The genome packing in hundreds of viruses is investigated by analyzing the chemical sequences of the genomes and the corresponding capsid proteins, in combination with experimental facts on the structures of the packaged genomes. A universal model, based on non-specific electrostatic interactions and polymer physics concepts, is able to predict the essential aspects of genome packing in diversely different viruses, such as the genome size and its density distribution. Our result is in contrast to the long-held view that specific interactions between the sequenced amino acid residues and the nucleotides of the genome control the genome packing. Key issues related to the stability of assembled virus structures and the kinetics of their formation will be addressed theoretically. Implications for synthesizing gene delivery platforms will be presented.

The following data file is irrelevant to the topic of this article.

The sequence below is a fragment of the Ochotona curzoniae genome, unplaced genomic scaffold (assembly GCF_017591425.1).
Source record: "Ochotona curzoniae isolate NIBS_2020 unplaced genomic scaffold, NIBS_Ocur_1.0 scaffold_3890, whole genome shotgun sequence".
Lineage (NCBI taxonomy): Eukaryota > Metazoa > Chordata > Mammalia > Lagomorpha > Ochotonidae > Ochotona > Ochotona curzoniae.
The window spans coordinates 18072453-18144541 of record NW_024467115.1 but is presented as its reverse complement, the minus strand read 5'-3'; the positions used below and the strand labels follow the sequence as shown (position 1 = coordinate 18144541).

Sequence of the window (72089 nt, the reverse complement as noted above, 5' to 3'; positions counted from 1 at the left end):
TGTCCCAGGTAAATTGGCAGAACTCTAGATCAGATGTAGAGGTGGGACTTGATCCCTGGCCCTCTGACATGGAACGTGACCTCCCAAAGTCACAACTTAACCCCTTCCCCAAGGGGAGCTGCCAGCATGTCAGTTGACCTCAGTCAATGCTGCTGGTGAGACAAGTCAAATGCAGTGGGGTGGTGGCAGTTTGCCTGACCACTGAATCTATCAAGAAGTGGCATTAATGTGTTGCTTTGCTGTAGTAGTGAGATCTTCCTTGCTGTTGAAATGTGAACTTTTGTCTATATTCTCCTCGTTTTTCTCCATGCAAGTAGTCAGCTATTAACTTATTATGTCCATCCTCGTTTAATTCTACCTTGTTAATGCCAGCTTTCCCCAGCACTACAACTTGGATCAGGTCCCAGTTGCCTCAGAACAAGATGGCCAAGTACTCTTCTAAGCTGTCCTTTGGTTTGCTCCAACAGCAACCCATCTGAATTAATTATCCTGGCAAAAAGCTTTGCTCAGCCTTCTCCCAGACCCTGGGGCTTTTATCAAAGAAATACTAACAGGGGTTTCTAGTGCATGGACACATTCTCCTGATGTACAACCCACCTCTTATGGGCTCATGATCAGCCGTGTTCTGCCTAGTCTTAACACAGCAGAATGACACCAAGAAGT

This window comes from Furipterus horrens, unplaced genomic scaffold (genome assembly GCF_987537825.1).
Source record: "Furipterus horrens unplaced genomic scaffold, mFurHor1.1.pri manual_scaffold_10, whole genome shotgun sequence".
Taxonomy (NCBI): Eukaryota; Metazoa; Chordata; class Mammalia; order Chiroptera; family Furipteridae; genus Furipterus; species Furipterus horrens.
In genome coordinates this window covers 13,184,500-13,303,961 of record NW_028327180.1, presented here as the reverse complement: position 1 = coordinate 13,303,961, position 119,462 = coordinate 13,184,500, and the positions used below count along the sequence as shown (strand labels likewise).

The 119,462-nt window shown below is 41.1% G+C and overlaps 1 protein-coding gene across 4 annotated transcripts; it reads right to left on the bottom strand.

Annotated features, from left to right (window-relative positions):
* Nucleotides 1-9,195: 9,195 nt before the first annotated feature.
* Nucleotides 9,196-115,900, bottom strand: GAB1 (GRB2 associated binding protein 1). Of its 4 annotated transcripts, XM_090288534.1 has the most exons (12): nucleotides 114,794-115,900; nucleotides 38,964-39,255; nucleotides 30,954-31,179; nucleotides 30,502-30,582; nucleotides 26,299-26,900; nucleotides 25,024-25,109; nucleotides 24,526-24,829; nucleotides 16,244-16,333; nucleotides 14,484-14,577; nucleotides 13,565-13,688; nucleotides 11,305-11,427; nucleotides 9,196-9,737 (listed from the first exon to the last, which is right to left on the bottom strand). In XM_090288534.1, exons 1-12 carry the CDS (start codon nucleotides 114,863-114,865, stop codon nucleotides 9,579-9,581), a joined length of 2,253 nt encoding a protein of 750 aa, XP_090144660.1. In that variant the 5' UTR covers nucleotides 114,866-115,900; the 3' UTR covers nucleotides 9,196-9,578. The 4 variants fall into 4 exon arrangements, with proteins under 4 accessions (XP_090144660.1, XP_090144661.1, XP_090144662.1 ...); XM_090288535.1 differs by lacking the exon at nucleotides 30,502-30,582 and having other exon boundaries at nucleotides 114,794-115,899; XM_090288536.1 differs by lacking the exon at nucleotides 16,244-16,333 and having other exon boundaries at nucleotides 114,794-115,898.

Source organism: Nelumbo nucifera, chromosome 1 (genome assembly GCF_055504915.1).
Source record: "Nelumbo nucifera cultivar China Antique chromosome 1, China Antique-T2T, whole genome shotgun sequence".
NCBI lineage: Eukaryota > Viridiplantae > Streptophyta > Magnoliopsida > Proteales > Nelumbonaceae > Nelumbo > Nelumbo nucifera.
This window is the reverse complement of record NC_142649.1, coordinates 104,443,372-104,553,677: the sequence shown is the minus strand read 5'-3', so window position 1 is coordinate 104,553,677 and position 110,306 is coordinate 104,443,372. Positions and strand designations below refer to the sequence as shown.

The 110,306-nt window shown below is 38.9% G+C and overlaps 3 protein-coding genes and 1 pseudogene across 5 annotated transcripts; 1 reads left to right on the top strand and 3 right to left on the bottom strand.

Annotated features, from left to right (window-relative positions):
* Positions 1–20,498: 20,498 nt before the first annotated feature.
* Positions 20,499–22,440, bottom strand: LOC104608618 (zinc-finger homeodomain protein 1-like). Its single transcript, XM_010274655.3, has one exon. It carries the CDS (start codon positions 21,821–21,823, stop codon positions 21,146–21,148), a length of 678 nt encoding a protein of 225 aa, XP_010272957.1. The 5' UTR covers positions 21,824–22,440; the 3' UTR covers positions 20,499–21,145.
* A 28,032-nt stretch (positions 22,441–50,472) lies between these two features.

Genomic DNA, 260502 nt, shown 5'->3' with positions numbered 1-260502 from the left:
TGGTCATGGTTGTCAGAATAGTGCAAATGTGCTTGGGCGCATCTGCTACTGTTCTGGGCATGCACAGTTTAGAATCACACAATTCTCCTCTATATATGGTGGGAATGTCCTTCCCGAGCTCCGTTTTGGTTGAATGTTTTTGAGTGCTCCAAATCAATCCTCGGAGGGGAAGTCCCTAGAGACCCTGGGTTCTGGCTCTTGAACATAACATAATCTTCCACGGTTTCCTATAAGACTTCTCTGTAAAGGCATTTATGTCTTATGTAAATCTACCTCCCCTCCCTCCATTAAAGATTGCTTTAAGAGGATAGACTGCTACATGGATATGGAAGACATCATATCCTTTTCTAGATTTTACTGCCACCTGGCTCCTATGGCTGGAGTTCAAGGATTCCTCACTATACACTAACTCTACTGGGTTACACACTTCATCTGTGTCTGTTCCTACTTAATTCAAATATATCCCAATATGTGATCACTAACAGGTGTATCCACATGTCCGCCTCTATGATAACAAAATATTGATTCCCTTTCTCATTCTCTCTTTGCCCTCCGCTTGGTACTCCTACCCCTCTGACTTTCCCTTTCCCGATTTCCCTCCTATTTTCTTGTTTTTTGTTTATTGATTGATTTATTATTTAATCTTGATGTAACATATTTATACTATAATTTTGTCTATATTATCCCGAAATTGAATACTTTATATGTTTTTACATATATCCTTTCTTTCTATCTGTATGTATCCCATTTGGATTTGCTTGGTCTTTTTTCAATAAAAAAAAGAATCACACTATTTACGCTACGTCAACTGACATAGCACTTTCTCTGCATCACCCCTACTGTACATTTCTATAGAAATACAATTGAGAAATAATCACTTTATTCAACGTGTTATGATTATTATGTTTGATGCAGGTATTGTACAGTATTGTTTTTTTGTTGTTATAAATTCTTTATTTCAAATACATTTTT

Menagerie of Viruses: Organizing Principles from Polymer Physics
University of Massachusetts, Amherst
Thursday, October 25, 2012
UNC, Chapman 125 | 4:00pm